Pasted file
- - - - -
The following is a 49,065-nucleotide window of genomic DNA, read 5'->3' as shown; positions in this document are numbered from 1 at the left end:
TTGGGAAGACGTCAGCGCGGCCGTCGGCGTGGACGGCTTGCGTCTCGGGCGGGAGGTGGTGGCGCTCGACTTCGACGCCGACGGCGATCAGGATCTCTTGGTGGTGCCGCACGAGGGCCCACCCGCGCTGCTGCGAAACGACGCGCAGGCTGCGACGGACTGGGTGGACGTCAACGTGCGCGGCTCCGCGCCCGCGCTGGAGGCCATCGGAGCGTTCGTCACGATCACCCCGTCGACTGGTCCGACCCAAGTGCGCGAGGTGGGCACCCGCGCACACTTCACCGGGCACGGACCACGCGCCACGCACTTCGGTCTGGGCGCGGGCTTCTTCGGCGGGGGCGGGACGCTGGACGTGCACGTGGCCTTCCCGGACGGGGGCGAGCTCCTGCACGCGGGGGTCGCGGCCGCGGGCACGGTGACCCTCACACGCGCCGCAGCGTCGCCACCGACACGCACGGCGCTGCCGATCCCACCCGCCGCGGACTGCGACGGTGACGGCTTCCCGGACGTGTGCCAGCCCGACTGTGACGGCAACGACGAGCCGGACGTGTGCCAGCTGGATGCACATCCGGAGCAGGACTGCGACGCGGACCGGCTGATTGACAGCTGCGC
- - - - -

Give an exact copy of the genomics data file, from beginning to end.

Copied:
The following is a 49,065-nucleotide window of genomic DNA, read 5'->3' as shown; positions in this document are numbered from 1 at the left end:
TTGGGAAGACGTCAGCGCGGCCGTCGGCGTGGACGGCTTGCGTCTCGGGCGGGAGGTGGTGGCGCTCGACTTCGACGCCGACGGCGATCAGGATCTCTTGGTGGTGCCGCACGAGGGCCCACCCGCGCTGCTGCGAAACGACGCGCAGGCTGCGACGGACTGGGTGGACGTCAACGTGCGCGGCTCCGCGCCCGCGCTGGAGGCCATCGGAGCGTTCGTCACGATCACCCCGTCGACTGGTCCGACCCAAGTGCGCGAGGTGGGCACCCGCGCACACTTCACCGGGCACGGACCACGCGCCACGCACTTCGGTCTGGGCGCGGGCTTCTTCGGCGGGGGCGGGACGCTGGACGTGCACGTGGCCTTCCCGGACGGGGGCGAGCTCCTGCACGCGGGGGTCGCGGCCGCGGGCACGGTGACCCTCACACGCGCCGCAGCGTCGCCACCGACACGCACGGCGCTGCCGATCCCACCCGCCGCGGACTGCGACGGTGACGGCTTCCCGGACGTGTGCCAGCCCGACTGTGACGGCAACGACGAGCCGGACGTGTGCCAGCTGGATGCACATCCGGAGCAGGACTGCGACGCGGACCGGCTGATTGACAGCTGCGC